West Deptford’s summer recreation program will be a bit more expensive for participants, but cost the township less this year, if a proposal from recreation director Greg Ley goes through.
Ley ran down his plan for the annual summer program, which is held at the , at the recreation advisory committee meeting Wednesday night, hinging it on a $50 increase on last year’s fee of $200 for the six-week program.
Going by last year’s attendance figures, Ley said the fee increase projects to put the program in the black.
“This proposal would mean it would be no cost to the township,” he said.
Last year’s summer rec program cost $70,190 to run, and Ley said if the attendance stays at 253 kids, as it was last year, the program should bring in just over $71,000, between registration fees, the latchkey program, which is $10 per day, and field trips, which run $15 each.
He pointed to the value of the program, which, even with the increase, breaks down to a little more than $40 per week, as compared to some other summer programs, which cost several hundred dollars per week.
“It’s still the greatest show in town,” Ley said.
Ley’s proposal still has to be approved before it can be finalized, but he said the summer rec information packet should go out to residents around May 14, and he said the interest is already spilling over.
“I’m getting calls right now,” Ley said.
Meanwhile, donations are already coming in for the annual , only a week after the township sent out a sponsorship request letter, Ley said.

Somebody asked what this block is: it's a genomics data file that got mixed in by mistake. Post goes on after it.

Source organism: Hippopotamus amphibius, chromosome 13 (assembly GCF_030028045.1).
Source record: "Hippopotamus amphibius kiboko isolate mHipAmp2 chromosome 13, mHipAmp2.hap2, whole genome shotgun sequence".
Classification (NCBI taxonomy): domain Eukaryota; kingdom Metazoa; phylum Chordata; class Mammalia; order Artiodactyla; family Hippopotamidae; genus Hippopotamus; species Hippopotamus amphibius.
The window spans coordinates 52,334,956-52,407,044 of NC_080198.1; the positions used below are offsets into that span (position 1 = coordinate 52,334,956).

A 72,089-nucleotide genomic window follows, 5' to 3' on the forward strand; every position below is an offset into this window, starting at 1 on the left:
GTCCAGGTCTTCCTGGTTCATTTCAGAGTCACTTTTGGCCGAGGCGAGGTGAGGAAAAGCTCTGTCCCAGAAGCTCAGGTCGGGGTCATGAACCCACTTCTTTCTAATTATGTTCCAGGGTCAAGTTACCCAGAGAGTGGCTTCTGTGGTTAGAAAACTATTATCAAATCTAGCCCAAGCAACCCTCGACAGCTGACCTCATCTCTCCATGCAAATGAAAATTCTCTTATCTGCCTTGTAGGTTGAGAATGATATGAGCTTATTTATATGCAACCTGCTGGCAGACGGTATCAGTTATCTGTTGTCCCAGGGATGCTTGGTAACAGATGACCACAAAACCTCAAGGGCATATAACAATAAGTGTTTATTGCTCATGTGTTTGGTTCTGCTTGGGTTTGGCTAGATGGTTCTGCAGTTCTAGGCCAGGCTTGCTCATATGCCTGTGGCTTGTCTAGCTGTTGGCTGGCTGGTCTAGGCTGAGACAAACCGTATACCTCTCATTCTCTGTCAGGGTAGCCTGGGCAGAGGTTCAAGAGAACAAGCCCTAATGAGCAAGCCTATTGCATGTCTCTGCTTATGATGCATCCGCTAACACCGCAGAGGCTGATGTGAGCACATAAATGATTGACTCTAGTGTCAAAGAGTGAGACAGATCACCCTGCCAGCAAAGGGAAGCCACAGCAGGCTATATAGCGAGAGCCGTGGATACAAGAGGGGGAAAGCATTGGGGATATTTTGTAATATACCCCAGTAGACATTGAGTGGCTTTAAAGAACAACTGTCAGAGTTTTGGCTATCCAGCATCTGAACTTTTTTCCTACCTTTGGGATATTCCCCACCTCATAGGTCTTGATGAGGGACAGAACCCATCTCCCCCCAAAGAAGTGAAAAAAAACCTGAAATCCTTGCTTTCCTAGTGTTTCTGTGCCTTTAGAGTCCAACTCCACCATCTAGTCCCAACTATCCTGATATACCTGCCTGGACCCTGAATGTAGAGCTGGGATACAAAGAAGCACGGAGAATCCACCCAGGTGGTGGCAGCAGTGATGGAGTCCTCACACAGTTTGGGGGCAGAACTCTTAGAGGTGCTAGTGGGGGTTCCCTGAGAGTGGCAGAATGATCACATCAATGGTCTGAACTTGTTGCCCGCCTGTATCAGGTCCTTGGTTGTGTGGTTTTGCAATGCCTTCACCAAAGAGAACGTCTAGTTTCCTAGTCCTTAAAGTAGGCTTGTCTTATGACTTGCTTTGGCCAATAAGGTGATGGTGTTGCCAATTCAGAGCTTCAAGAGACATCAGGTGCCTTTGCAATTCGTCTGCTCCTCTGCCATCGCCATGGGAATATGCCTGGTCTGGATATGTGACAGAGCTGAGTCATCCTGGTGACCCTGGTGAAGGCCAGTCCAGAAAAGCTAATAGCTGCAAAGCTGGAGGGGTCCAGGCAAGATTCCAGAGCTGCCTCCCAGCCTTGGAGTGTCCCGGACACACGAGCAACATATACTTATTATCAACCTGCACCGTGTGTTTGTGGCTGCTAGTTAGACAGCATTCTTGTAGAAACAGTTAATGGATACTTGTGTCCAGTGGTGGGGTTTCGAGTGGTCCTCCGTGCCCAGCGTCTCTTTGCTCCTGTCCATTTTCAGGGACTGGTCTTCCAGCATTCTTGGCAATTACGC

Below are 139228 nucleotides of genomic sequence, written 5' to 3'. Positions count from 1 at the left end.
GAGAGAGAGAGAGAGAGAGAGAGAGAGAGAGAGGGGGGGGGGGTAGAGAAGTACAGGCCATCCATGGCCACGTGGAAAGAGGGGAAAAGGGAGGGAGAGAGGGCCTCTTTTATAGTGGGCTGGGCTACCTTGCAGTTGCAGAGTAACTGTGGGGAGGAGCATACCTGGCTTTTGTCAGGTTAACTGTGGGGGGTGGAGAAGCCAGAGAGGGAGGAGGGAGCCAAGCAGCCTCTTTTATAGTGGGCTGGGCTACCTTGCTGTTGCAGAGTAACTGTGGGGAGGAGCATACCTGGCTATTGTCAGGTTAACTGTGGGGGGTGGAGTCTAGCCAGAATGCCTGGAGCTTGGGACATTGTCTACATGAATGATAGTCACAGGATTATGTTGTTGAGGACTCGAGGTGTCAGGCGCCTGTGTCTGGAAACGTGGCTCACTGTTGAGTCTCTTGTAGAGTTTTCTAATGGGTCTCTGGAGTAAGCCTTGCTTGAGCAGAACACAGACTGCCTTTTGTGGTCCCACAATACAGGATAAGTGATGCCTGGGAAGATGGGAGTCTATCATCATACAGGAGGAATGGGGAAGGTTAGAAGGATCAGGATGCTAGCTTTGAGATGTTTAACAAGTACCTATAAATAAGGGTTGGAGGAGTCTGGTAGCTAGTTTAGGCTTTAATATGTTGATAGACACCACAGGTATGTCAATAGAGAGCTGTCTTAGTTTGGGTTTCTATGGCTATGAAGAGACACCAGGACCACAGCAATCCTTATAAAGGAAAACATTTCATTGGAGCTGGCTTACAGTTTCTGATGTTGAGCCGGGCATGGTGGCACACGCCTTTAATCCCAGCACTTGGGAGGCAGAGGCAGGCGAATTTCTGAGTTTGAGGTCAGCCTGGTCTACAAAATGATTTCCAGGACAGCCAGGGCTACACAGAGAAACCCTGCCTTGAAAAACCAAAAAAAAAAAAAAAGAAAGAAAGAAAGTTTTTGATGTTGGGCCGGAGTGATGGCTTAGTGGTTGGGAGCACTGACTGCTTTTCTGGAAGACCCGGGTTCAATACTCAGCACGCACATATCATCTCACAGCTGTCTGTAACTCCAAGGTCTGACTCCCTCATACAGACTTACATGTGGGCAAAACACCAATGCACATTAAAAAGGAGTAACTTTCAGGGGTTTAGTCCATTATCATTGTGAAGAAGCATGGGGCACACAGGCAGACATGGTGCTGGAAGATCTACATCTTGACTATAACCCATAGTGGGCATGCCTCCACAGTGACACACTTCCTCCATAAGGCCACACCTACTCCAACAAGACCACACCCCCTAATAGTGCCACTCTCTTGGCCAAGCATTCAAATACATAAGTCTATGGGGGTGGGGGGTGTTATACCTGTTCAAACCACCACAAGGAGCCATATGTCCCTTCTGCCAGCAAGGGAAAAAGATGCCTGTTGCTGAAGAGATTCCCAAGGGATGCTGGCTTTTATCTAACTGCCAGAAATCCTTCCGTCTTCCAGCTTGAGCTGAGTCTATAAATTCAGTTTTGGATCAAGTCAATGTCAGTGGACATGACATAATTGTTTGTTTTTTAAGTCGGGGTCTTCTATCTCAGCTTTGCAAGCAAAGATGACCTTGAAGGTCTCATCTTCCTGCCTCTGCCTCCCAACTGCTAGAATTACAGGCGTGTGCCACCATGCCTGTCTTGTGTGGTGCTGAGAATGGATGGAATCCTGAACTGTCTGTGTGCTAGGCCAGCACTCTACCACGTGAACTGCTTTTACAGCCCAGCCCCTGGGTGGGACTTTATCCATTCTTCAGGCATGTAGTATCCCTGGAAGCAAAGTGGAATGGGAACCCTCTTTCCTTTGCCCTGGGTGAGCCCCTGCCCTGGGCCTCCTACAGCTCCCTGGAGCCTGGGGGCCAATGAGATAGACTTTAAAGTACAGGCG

A total of $7,000 has been pledged in just the first few days, and at least another $12,000 will come in from vendor’s fees, depending on whether any catering company bids above the $7,500 minimum for the food and alcohol contract.
After , amid , Ley said he and Deputy Mayor Sean Kilpatrick have been working on ideas on how to not only bring in as much revenue via vendors and sponsorships, but also cut costs.
“It's our goal to not only recover the cost of the bands, but of the police,” Ley said. “It’s going to take a lot more money to do that.”
What may go to helping that bottom line is the possibility Ley and Kilpatrick raised of potentially using a mix of regular and special police officers, rather than the all-regular police force that has patrolled the concerts in the past.
“That would be more cost-effective,” Ley said.
That's something Kilpatrick said he'll have to discuss with Mayor Ray Chintall, before anything can be done officially.
Recreation advisory committee chair John DiCarlo questioned whether the new minimum sponsorship—$1,000 this year, versus $500 last year—could hamper fundraising efforts.
Ley said it’s possible the lower minimum last year may have contributed to the shortfall.
“Every event, we had four or five sponsors up there,” he said, and West Deptford came up about $3,000 short just on covering the bands.
Still, Ley said they’re not ruling out smaller sponsorships this year.